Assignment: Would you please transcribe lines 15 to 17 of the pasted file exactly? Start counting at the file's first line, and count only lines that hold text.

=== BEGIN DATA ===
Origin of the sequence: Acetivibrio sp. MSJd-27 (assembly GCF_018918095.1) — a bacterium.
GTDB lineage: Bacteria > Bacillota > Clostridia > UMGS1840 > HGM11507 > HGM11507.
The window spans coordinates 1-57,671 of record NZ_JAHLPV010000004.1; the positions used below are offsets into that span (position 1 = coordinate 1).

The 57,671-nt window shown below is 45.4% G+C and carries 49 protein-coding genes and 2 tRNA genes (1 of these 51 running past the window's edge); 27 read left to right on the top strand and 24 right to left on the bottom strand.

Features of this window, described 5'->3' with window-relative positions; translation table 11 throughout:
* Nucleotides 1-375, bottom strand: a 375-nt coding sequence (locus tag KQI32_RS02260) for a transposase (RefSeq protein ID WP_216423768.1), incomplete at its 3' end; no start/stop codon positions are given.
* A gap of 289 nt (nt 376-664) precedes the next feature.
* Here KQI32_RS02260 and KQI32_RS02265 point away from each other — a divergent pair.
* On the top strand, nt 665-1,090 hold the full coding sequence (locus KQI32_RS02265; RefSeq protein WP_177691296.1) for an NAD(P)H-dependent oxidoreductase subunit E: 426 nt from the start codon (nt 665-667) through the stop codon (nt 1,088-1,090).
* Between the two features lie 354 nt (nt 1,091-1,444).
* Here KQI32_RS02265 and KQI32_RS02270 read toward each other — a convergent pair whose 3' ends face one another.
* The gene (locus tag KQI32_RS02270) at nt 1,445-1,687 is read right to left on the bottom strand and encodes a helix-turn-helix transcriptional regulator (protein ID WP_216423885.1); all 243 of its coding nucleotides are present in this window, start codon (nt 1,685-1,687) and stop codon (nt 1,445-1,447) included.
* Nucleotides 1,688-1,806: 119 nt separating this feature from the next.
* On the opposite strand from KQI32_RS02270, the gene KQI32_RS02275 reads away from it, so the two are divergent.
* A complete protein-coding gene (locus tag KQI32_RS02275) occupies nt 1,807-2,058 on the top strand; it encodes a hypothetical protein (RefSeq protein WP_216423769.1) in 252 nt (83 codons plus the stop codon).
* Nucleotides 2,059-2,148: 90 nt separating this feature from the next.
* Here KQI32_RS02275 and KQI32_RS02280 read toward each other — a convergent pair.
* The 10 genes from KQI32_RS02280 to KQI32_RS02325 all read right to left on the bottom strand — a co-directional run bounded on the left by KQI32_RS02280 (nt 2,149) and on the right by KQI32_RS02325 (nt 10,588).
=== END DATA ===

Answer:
* A complete protein-coding gene (locus tag KQI32_RS02275) occupies nt 1,807-2,058 on the top strand; it encodes a hypothetical protein (RefSeq protein WP_216423769.1) in 252 nt (83 codons plus the stop codon).
* Nucleotides 2,059-2,148: 90 nt separating this feature from the next.
* Here KQI32_RS02275 and KQI32_RS02280 read toward each other — a convergent pair.